Understanding what the competing forces in the immediate natural environment are extremely important. If you were just about to wash your car and a UFO landed in front of you it would be fair to say that you would probably stop what you were doing and focus on the UFO.

As humans we can only think of one thing at a time. Try it. Think of a pizza and the Eiffel Tower at the same time. You can’t can you? You can think of them both bouncing back from one and the other but it is impossible to think of them both at the same time. Your dog is the same. Your dog weighs up the most distracting thing to the least in a millisecond. It does this using instinct as the main motivator and director. You see, the scent of a bitch on heat is by far more appealing to your dog than the dog treat you may have in your hand. So you will lose your dog’s focus in this situation because the stakes are stacked too high against you. You will find that there is little you can do to distract your dog away from this scent because it has ignited a natural need to procreate which by the way is rated higher on the order of needs than the need to eat. So what does this tell you? You need to have something more appealing than anything that is currently available to your dog. You need to know what elements are in the environment which will be competing with you for your dog’s attention and then determine what you have available to bring your dog’s focus back to you and then to be able to keep your dog’s attention. This kind of forethought must become second nature to you, visualizing all the things that will distract your dog in the environment you are in or about to enter. You need to know in advance how your dog will behave once an external influence is introduced. Knowing what your dog’s favorite treat is or toy or reward object is, is paramount if you are to always have an ace up your sleeve which is what you will need when you suddenly have to think on your feet.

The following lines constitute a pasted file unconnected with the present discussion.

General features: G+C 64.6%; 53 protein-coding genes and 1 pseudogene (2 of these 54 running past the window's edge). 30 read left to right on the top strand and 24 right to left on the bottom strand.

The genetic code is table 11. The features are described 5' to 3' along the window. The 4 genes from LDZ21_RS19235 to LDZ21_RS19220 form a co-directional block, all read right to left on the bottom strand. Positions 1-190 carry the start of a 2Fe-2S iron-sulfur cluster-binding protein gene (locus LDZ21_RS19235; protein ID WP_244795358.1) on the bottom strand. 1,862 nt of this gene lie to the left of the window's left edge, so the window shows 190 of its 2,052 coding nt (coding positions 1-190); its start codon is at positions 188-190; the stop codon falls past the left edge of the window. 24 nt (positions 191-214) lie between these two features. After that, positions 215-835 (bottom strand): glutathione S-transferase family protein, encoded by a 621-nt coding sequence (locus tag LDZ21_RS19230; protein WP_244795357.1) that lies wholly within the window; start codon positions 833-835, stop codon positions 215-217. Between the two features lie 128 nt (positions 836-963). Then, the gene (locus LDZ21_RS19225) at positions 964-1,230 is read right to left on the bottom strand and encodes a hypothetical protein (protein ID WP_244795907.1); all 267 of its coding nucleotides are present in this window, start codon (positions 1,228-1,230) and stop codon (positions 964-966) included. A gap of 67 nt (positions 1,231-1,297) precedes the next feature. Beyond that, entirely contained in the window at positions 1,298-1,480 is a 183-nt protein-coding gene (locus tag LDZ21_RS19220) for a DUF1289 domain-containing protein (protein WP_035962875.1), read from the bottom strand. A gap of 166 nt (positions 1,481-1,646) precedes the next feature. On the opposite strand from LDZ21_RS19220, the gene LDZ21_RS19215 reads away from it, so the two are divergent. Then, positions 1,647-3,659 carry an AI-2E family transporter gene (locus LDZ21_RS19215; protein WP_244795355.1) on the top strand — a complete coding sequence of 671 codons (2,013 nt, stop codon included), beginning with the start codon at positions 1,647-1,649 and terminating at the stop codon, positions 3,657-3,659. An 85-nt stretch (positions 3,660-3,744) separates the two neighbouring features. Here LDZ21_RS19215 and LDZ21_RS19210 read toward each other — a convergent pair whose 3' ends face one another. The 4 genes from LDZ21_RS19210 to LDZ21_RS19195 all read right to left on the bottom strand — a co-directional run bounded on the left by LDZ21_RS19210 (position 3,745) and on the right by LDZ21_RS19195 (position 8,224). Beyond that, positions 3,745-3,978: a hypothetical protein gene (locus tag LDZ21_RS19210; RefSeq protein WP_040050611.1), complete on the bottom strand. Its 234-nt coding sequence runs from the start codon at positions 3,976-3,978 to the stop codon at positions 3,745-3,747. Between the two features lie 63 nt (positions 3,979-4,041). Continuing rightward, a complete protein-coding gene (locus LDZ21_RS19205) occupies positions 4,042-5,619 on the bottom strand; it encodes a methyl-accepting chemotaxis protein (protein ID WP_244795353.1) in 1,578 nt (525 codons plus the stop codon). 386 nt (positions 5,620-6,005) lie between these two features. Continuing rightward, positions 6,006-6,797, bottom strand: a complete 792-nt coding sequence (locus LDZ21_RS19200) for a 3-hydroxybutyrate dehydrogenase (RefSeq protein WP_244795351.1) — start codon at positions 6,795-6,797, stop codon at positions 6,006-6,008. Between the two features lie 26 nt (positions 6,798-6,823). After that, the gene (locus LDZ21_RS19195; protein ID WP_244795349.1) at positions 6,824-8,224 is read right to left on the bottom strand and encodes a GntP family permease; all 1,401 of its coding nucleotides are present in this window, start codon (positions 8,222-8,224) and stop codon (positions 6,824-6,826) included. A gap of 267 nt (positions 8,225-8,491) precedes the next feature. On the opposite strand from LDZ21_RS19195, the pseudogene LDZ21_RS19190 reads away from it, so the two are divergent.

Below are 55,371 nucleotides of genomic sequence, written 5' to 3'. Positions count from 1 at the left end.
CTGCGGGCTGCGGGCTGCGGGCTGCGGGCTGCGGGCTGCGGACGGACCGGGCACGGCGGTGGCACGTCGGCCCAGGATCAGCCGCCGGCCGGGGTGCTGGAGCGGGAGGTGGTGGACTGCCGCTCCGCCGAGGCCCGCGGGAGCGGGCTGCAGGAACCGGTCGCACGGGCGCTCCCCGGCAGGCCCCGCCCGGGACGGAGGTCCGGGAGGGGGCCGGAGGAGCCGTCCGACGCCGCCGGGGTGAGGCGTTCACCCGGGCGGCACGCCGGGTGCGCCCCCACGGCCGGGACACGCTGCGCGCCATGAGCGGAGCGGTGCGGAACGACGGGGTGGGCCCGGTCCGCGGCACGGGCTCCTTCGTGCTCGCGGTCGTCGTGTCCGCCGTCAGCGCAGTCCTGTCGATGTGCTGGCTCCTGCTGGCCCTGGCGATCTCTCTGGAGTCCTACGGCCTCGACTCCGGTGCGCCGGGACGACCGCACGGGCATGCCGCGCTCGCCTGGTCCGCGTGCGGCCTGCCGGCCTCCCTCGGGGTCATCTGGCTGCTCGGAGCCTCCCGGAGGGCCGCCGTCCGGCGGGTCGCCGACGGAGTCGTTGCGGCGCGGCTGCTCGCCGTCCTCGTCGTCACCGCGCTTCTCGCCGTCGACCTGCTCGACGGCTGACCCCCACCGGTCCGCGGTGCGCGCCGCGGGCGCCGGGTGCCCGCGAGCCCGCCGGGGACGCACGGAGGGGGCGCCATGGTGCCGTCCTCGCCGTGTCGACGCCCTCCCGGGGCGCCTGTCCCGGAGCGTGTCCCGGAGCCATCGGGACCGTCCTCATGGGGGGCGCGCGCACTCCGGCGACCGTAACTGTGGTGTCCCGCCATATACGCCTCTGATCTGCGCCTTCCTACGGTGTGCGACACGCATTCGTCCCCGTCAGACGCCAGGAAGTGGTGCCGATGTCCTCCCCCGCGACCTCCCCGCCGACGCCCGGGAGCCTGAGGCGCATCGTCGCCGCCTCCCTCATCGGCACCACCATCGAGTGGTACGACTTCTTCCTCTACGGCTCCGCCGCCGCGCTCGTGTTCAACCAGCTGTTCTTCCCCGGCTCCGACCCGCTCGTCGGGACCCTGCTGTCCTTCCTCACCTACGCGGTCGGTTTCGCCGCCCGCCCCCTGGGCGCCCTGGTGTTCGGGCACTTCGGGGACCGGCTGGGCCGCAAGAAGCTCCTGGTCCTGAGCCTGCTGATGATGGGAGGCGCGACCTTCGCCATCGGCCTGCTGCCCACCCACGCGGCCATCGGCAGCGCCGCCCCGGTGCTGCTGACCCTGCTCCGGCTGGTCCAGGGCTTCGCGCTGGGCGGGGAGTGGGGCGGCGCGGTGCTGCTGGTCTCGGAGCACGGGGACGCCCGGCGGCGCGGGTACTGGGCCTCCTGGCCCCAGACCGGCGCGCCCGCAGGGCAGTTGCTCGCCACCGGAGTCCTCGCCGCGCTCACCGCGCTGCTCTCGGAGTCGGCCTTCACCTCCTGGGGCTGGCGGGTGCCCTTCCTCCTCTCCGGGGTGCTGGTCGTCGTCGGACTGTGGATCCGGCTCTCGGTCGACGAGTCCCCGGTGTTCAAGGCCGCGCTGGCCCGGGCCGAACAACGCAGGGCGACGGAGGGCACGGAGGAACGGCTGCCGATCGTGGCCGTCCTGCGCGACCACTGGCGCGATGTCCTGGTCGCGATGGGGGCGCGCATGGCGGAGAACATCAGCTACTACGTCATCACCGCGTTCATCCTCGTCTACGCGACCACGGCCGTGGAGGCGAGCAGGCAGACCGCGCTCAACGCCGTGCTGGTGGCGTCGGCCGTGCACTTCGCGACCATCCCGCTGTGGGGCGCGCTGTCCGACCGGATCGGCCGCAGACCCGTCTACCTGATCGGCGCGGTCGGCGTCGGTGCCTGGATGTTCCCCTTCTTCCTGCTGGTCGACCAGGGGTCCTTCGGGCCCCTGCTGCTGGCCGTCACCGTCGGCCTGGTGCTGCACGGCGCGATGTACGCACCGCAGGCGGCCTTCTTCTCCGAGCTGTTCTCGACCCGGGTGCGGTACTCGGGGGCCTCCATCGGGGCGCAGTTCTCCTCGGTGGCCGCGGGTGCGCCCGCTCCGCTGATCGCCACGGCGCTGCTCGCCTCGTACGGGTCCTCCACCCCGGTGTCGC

In Summary – Know your dog’s favorite object to compete with whatever is distracting your dog. Be aware of the influences in all environments that distract your dog away from you.